Traditions are a part of most holidays and are what preserve family values and memories. Introducing a new entrée, side dish, or dessert to your Thanksgiving fare may create a new tradition, but it might be time to begin or reintroduce lasting Thanksgiving traditions that focus less on the palate and more on gratitude, giving and togetherness.
One familiar tradition observed by many families is to go around the Thanksgiving table telling others why they are thankful. Angi Pennell of New Jersey has taught her boys to be grateful every day, not just on Thanksgiving. “When we pray at the evening meal, we each give thanks for someone or for something that happened that day,” she says. Admitting to not being much of a cook, Angi laughs and says, “Frequently, one of the boys will say, “I’m glad Dad did the cooking tonight” or “I’m thankful we are finally eating!”
Holly McLaughlin of Peachtree City tries to put a unique spin on her family’s annual “thankfulness” activity. “One year we chose names and told what we loved about that person,” remembers Holly. “Another year we covered the table with butcher block paper and everyone wrote their thankful thoughts with colorful markers.” Creative types can trace their hands and add other artistic embellishments. Note that if you want this activity to be a keepsake, use a white bed sheet and fabric markers.
Another variant of a gratefulness activity is to create a “Thanks Tree,” encouraging thankful awareness for the holiday or for the entire month. Children can help by cutting leaf shapes out of fall-colored construction paper. Place a bare tree branch in a pot of pebbles and scatter the multi-hued paper leaves beneath it. Each day, family members and guests can write on a leaf what they are thankful for and hang the leaves on the tree. You can also spread the leaves on the Thanksgiving table and have each dinner guest select a couple of leaves, then decorate them with their personal thoughts of gratitude. After the meal, read the thanksgiving thoughts aloud and hang them on the tree, creating a fall topiary of gratefulness.
Borrow from other holidays to initiate Thanksgiving fun and a new off-beat tradition. Buy colorful feathers at a craft store and hide the feathers inside or out and have a turkey feather hunt — similar to an Easter egg hunt. Purchase or make headbands so the younger kids can create a Native American headdress out of the feathers.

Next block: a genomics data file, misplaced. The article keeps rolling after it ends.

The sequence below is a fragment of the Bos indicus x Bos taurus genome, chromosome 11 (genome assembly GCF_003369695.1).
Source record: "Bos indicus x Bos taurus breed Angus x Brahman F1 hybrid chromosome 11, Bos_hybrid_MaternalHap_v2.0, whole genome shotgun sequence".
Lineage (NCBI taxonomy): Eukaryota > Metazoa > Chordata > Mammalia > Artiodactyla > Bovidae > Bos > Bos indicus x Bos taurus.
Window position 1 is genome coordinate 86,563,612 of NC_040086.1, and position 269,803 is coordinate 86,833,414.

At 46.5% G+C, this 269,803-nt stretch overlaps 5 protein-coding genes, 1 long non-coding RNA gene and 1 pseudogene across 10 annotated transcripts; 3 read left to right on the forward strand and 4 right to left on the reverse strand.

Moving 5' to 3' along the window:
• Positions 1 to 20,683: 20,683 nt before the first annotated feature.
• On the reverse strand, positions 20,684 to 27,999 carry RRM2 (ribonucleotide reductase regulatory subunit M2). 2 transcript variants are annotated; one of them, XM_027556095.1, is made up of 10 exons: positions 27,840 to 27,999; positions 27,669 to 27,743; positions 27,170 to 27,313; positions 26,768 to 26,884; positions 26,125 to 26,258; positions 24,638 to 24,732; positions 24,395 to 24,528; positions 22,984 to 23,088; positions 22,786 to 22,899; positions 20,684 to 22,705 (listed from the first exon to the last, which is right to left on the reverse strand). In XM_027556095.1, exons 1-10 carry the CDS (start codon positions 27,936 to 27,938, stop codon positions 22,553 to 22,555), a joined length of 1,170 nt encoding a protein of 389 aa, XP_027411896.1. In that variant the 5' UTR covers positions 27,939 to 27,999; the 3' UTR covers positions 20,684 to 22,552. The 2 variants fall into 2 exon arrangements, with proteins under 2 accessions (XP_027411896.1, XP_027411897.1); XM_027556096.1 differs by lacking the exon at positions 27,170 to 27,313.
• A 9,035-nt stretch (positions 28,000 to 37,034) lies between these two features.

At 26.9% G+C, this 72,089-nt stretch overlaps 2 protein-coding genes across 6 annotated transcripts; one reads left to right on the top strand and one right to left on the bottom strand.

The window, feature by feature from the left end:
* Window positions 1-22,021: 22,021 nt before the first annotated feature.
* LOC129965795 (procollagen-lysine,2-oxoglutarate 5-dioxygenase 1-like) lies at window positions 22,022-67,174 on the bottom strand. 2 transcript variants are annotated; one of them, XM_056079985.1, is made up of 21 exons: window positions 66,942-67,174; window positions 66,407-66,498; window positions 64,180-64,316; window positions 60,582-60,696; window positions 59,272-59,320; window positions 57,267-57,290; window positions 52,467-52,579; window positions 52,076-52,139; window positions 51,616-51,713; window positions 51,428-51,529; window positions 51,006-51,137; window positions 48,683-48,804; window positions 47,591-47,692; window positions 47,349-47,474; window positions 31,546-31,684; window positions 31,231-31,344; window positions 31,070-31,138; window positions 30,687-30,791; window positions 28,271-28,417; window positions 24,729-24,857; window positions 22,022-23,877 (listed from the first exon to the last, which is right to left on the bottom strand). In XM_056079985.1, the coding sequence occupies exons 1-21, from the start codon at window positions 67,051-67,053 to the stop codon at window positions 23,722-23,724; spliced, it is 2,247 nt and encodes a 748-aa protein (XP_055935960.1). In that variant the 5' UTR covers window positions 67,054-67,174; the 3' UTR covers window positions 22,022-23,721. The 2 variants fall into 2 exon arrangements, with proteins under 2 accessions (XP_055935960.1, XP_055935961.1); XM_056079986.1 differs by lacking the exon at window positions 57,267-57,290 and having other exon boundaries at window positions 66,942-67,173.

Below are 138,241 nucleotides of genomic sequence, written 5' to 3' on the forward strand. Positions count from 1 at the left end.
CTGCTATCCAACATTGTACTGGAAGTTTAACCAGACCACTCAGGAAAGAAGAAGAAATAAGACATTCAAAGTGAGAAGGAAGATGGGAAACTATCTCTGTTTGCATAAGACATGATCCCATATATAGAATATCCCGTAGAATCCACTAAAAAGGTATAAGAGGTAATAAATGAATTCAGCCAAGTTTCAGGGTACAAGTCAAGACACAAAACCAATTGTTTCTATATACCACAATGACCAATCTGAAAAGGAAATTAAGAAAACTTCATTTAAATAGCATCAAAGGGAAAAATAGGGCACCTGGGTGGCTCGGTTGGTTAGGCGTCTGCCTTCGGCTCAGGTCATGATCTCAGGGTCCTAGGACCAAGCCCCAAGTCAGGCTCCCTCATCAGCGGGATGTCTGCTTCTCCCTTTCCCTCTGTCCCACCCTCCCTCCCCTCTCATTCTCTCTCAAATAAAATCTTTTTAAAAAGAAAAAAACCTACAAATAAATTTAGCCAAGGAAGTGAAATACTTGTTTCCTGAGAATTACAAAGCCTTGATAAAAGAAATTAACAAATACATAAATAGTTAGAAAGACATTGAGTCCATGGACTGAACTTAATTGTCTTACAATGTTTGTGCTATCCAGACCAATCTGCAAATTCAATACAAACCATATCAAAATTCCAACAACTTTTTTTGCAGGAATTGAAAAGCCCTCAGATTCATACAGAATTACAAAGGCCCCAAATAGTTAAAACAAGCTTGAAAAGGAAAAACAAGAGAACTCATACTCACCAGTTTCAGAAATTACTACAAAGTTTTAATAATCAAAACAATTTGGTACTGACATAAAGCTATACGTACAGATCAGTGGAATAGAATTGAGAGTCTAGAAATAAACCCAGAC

Volunteering at a local charity is also often an admirable holiday activity that many families choose. Take this endeavor a step further and create an annual family volunteer calendar. Designate one weekend every month or every other month to do something that helps people in the community or improves the environment. There are many avenues of opportunity. Your family can participate in or volunteer at a local race that benefits a charity. Or, you can help clean up a park or playground. If you have older children, your family can donate time to a food bank, homeless shelter, senior center, or pet shelter.
Place a box in a central location in your home and encourage family members to place old clothes, coats, toys and other no-longer-needed items in the box to give to those less fortunate. You can also ask your dinner guests to bring donations to add to the box. During Thanksgiving break, have a family outing and deliver these items to the charity organization.
Hype up the day and get your food and football lovers outside to share in some physical activities. Gather the whole family outdoors and choose sides for a game of coed touch football. Have a scavenger hunt, requiring teams to bring back fall-related items, or to simply take photos of items on the list. Teach youngsters some of the forgotten games of your youth such as hopscotch, jumping rope, jacks, tag, or hide-and-go-seek. After enjoying the holiday feast, gather everyone for a slow-paced walk to help settle the food and make room for dessert.
And don’t forget to add a little craziness. Have your grandchild sing the ghastly song he learned in preschool about chopping off the Thanksgiving turkey’s head! Test your brain and try to remember your favorite childhood Thanksgiving song and the animations that you so dutifully learned. Teach it to your family so young and old can sing and act along. In our family, a tradition is that the family matriarch, and any others who care to join in, do what we call the turkey dance while singing our
family-favorite turkey song,
“The turkey is a funny bird, his head goes wobble, wobble — and when he walks all he says is gobble, gobble, gobble.” Activities like these are sure to get eruptions of laughter and heads shaking in disbelief. Who knows, a new Thanksgiving tradition may emerge.
Everyday life, as exciting or mundane as it may be, is filled with opportunities to experience and perpetuate gratitude and giving. In this world of instant gratification, entitlement, and electronic isolation, Thanksgiving can be the time to demonstrate and initiate the tradition of thankfulness. After all, the holiday moniker has a mandate built into it —Thanks and Giving.